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Simon Calder, who is also referred to as The Man Who Pays His Way, has been a travel writer for The Independent since 1994. In his regular column, he delves into important travel matters and their impact on readers.
Barry Freeman stood on the platform at Amsterdam Centraal, eagerly anticipating the arrival of the first Eurostar train from London St Pancras. In February 2018, the British expat, who has a passion for high-quality train travel, understood the importance of this momentous occasion. The connection between two major cities in Europe, London and Amsterdam, was now possible through an intercity rail service, opening up new possibilities for international travel.
Traveling by train from London to Brussels, Rotterdam, and Amsterdam was a sought-after journey for those wanting to avoid the inconvenience of flying or having to switch between trains and ships for those sticking to land transportation.
At first, it was only a single-sided miracle. The main issue was that Eurostar depended on border controls that were placed side by side. All passengers traveling to the continent were screened and cleared for entry into the European Union while still at London St Pancras International. This wasn’t a problem five years ago when the UK was still pretending to be a part of the EU. French border officials simply made sure that all British passengers had a valid passport that belonged to them. However, when traveling from Amsterdam, it took additional time to make room for the required security checks and passport procedures within the beautiful yet limited Centraal station.
The UK government achieved their goal of completing Brexit and also secured equal treatment for British travelers in comparison to those from Tonga and Venezuela when it comes to the European Union. The EU fulfilled our request for all UK citizens to undergo passport checks for any signs of overstaying and receive stamps.
In 2021, the decision made by the British government caused an increase in the amount of time it takes for UK travelers. This has led to Eurostar limiting the number of passengers on trains departing from Amsterdam to London.
The Dutch are planning to update Amsterdam Centraal, similarly to how the British renovated London St Pancras, a 19th-century landmark. However, the British had the added benefit of Eurostar trains operating out of London Waterloo until the new station was completed.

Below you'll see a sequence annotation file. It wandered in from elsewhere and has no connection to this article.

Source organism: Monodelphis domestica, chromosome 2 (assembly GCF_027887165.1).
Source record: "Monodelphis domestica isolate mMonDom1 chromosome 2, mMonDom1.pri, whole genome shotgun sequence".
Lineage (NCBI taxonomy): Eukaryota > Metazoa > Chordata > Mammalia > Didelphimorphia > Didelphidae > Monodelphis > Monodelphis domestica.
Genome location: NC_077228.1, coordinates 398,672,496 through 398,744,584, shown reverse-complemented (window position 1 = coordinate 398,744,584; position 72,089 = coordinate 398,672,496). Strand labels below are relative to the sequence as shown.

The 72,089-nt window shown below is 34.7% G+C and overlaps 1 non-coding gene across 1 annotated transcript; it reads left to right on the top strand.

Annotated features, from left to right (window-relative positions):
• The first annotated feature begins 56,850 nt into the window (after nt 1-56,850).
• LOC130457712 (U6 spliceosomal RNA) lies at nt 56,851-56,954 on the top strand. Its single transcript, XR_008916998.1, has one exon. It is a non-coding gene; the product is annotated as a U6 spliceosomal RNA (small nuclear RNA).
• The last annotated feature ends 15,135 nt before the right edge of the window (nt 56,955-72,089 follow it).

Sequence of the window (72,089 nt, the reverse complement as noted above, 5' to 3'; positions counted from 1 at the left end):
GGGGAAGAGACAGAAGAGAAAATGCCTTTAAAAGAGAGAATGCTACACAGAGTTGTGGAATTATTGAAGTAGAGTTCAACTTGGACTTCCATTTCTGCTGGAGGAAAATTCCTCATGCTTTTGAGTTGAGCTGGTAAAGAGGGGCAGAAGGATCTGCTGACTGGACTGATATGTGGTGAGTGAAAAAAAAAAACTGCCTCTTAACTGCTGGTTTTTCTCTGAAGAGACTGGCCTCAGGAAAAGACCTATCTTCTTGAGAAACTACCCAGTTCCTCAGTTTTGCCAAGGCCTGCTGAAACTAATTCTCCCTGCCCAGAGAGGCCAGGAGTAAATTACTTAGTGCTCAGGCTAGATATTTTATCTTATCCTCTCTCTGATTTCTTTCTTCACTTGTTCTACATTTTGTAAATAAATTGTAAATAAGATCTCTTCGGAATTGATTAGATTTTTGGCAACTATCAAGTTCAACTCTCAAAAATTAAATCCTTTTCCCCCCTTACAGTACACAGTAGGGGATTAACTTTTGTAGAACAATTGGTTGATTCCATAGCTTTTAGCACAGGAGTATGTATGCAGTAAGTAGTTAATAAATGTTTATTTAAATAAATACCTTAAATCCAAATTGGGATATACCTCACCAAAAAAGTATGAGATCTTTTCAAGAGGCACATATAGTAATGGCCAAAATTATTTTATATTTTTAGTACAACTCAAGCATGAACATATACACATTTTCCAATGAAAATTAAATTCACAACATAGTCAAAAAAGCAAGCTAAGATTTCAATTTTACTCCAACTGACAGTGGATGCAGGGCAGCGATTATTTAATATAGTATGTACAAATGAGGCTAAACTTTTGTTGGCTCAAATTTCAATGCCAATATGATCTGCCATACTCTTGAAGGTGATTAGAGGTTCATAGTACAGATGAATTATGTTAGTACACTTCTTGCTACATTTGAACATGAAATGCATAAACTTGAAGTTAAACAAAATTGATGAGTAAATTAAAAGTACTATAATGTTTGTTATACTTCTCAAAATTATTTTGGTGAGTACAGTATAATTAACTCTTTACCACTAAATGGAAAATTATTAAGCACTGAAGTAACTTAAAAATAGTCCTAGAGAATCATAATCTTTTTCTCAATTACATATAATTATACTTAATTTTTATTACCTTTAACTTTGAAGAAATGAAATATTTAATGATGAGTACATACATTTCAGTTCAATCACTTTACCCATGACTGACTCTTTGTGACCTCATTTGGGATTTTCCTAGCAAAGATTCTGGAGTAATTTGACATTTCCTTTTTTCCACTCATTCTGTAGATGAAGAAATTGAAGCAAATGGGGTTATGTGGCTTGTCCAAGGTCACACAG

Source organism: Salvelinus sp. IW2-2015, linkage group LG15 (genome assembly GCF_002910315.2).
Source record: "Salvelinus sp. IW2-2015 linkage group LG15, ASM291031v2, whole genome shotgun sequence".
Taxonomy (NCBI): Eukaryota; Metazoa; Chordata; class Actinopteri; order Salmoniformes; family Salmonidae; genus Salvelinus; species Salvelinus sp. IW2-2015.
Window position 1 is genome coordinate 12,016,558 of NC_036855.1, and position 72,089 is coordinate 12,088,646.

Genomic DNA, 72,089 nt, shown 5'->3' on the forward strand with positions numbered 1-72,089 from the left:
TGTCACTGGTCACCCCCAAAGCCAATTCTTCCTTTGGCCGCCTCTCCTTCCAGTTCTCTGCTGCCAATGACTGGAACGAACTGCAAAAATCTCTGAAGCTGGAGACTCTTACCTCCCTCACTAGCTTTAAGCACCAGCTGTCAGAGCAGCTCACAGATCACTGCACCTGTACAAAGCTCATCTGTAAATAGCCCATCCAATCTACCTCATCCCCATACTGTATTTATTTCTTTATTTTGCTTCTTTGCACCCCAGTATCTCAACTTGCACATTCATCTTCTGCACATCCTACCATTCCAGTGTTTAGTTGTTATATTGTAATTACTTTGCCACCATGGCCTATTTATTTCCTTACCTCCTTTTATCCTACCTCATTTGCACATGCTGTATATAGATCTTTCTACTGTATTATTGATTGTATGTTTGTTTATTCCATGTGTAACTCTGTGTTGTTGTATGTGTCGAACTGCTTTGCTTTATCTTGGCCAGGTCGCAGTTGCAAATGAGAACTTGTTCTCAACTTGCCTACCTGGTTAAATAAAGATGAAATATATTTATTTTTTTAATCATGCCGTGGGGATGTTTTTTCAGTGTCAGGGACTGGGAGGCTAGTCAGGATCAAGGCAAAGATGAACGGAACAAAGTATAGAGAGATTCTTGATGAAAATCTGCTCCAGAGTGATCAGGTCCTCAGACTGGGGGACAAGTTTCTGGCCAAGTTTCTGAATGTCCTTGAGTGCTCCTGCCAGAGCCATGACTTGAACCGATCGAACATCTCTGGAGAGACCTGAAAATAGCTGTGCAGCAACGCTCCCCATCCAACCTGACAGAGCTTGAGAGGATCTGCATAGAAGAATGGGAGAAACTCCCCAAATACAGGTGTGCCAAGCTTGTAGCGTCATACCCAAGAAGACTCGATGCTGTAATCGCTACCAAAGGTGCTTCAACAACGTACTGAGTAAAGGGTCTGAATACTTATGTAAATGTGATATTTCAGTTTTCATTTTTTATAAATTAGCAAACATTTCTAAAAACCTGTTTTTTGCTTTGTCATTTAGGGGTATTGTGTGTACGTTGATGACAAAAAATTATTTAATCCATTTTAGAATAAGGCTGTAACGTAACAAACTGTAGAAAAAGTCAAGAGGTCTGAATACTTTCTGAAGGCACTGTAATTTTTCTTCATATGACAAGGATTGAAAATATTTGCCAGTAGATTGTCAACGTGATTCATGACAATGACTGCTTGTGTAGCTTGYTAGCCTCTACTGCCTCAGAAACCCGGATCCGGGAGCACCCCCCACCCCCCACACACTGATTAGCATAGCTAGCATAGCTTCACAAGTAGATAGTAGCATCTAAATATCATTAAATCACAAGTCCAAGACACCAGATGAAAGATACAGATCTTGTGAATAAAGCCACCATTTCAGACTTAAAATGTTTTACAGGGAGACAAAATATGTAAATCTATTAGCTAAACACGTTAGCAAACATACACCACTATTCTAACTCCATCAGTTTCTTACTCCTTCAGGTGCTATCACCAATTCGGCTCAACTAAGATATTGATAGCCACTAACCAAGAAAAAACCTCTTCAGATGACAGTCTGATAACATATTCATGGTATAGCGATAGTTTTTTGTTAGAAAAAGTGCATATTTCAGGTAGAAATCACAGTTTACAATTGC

The amount of work needed to secure and check passports for passengers boarding trains to London has caused delays at the Dutch end of the route. Passengers coming from Britain can still disembark, but those heading to Amsterdam must either walk or take a free ferry from the city center. However, trains cannot run directly from Amsterdam to London and will instead travel empty to Brussels.
According to Nicky Gardner, who wrote the book Europe by Rail: The Definitive Guide, Eurostar has adopted the practices of airlines, including having separate terminals and security measures. The reason for this is the UK government’s requirement for Eurostar passengers to go through immigration checks before boarding the train.
She claims that the train not leaving from the city of Amsterdam is a consequence of Brexit, stating, “Eurostar’s unique circumstances and the requirement for specific stations are a direct outcome of the strained relationship between Britain and its European Union counterparts.”
Every day, numerous travelers from outside of the Netherlands enter the country. These trains from other countries stop at more than twenty Dutch train stations.
Eurostar’s requirement for exclusive stations goes against the usual convenience of international train travel. Travelers from the Netherlands taking direct trains to neighboring countries such as Belgium, Germany, France, Austria, and Switzerland will not be significantly impacted by the Dutch infrastructure project in 2024 since these trains do not require dedicated terminals.
Mark Smith, also known as “The Man in Seat 61” is a well-known figure in the world of rail travel. Despite the challenges, he remains positive and sees the current situation as a reasonable compromise. The originally estimated 12-month wait has been reduced to six months. However, there will now be a Brussels stop on the London to Amsterdam route. Fortunately, this will also eliminate the need for additional check-in time in Amsterdam, allowing for some time to be saved.
Barry Freeman suggests a straightforward solution: “The UK can become part of the Schengen area, eliminating the need for all this fuss.”
Although uncertainty surrounds travel currently, I find it unlikely that this will occur within the next seven months.